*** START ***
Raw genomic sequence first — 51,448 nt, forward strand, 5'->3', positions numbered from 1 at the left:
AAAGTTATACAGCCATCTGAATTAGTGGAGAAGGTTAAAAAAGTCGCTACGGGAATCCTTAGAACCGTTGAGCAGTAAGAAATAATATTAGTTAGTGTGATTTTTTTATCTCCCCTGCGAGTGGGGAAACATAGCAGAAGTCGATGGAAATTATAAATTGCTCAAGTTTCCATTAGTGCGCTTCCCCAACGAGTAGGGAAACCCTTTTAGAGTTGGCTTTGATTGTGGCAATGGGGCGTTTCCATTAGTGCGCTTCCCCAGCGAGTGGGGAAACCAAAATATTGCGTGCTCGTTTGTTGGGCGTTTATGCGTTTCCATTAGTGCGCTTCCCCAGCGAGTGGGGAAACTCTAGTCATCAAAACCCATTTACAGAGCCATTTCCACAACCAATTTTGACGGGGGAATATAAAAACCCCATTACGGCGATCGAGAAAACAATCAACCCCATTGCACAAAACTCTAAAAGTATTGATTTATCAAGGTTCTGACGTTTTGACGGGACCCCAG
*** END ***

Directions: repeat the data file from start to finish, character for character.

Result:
Raw genomic sequence first — 51,448 nt, forward strand, 5'->3', positions numbered from 1 at the left:
AAAGTTATACAGCCATCTGAATTAGTGGAGAAGGTTAAAAAAGTCGCTACGGGAATCCTTAGAACCGTTGAGCAGTAAGAAATAATATTAGTTAGTGTGATTTTTTTATCTCCCCTGCGAGTGGGGAAACATAGCAGAAGTCGATGGAAATTATAAATTGCTCAAGTTTCCATTAGTGCGCTTCCCCAACGAGTAGGGAAACCCTTTTAGAGTTGGCTTTGATTGTGGCAATGGGGCGTTTCCATTAGTGCGCTTCCCCAGCGAGTGGGGAAACCAAAATATTGCGTGCTCGTTTGTTGGGCGTTTATGCGTTTCCATTAGTGCGCTTCCCCAGCGAGTGGGGAAACTCTAGTCATCAAAACCCATTTACAGAGCCATTTCCACAACCAATTTTGACGGGGGAATATAAAAACCCCATTACGGCGATCGAGAAAACAATCAACCCCATTGCACAAAACTCTAAAAGTATTGATTTATCAAGGTTCTGACGTTTTGACGGGACCCCAG